Violence Against Women Act Passes
COLUMBIA - The U.S. House of Representative passed the Senate's version of the Violence Against Women Act, 286-138, Thursday. The legislation is meant to legally protect the well-being of women in America.
The newly updated version of the act continues funding to women shelters around the U.S. and also for the first time includes coverage of Native American, immigrant and LGBTQ women. VAWA is the first-ever domestic violence protection for the LGBTQ community.
President Barack Obama said "Renewing the bill is an important step toward making sure no one in America is forced to live in fear."
VAWA was not expected to pass this quickly due to the strong opposition of conservative Republicans in Congress. The 138 votes against the VAWA were all cast by members of the Republican party, including former presidential candidate Michelle Bachmann.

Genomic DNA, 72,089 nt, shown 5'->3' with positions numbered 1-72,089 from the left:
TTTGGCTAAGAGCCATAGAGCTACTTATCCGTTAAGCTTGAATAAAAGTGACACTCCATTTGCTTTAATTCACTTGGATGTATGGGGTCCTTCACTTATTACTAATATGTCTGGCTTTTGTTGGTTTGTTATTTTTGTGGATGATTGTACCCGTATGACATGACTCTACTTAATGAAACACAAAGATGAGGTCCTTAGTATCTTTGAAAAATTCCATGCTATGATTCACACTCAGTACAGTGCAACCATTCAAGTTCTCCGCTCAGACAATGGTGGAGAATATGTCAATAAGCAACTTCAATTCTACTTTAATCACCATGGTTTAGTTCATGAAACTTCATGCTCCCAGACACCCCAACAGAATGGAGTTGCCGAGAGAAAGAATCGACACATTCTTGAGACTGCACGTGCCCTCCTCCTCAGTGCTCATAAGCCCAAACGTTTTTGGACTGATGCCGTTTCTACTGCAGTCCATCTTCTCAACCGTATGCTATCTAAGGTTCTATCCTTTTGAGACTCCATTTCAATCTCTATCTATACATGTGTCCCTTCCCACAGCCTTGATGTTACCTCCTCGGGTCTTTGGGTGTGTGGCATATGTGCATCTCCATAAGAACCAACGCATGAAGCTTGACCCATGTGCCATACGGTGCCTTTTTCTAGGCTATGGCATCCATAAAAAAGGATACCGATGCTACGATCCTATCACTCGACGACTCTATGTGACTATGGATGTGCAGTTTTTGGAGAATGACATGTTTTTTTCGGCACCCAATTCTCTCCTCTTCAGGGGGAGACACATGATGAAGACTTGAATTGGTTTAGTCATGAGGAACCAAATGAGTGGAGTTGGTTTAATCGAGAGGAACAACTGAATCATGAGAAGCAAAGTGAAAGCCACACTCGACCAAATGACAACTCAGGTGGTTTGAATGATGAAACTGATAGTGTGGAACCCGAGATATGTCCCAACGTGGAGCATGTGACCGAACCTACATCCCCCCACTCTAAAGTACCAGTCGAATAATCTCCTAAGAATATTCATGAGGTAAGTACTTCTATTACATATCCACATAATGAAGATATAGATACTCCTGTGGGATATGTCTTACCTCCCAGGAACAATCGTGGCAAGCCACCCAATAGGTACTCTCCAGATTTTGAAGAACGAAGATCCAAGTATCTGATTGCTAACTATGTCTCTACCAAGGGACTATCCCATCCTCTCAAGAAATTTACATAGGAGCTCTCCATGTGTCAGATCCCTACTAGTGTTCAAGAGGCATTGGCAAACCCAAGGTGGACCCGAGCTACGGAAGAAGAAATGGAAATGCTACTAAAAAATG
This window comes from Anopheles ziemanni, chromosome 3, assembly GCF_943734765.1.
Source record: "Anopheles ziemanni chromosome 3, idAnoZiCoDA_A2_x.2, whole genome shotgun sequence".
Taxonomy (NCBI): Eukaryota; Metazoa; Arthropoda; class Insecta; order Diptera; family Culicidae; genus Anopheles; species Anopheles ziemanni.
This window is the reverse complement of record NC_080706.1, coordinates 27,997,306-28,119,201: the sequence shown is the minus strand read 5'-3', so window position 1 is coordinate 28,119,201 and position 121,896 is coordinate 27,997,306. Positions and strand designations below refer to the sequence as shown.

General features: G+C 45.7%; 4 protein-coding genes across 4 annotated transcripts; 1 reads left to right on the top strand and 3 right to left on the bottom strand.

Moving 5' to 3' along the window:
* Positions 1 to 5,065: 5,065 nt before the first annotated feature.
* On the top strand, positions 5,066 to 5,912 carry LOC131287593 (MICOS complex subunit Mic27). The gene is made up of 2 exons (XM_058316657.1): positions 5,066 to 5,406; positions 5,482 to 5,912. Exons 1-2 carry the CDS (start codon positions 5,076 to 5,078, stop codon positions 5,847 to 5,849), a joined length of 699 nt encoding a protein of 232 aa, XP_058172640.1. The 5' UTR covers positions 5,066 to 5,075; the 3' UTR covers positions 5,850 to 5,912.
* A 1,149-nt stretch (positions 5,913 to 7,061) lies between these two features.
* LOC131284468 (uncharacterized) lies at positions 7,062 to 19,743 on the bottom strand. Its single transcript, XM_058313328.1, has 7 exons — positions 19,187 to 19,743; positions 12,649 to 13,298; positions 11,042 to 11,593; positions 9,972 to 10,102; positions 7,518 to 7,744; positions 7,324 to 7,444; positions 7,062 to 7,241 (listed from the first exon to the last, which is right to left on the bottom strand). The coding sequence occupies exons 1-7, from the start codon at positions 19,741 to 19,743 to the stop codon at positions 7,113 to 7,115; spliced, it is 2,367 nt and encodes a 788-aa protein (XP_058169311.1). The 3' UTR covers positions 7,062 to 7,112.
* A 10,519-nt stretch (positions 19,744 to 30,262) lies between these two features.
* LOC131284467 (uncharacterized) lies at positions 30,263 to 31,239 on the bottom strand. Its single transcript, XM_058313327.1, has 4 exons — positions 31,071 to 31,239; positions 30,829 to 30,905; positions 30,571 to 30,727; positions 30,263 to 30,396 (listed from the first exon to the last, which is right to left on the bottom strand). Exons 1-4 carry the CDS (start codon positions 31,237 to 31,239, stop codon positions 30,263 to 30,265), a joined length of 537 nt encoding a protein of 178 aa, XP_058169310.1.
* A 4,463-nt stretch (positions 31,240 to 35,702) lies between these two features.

"The first step of being able to stop violence from happening is to actually face what's happening," said coordinator for MU LGBTQ Resource Center, Struby Struble.
MU student Sarah Rolufs said "I find it a little ridiculous when it's such a vital and necessary act, it's common sense to pass it."
Kelly Pedigo, coordinator for Safe Passage in Fulton, said "I believe conservatives didn't support it in order to avoid being associated with the 'terms' added to the legislation."
"We shouldn't be leaving out people who suffer from violence because of some demographic, because of some box they check somewhere next to their name", Said Struble.
Now, with immigrant women protected by law under VAWA, they can use Universal Visas at clinics and shelters in order to be approved for treatment.
"Being in a rural part of the country we rarely see any U-Visas but it protects shelters against being charged with harboring illegal immigrants," said Pedigo.
"UN statistics show violence is occuring against women, really it's an epidemic", said Struble. "So if we, in this country, can really show the world we believe in keeping our women safe and keeping all of us safe is important, others will catch on."
According to the U.S. Department of Justice, one in every four women experience severe physical violence from a former or current partner.
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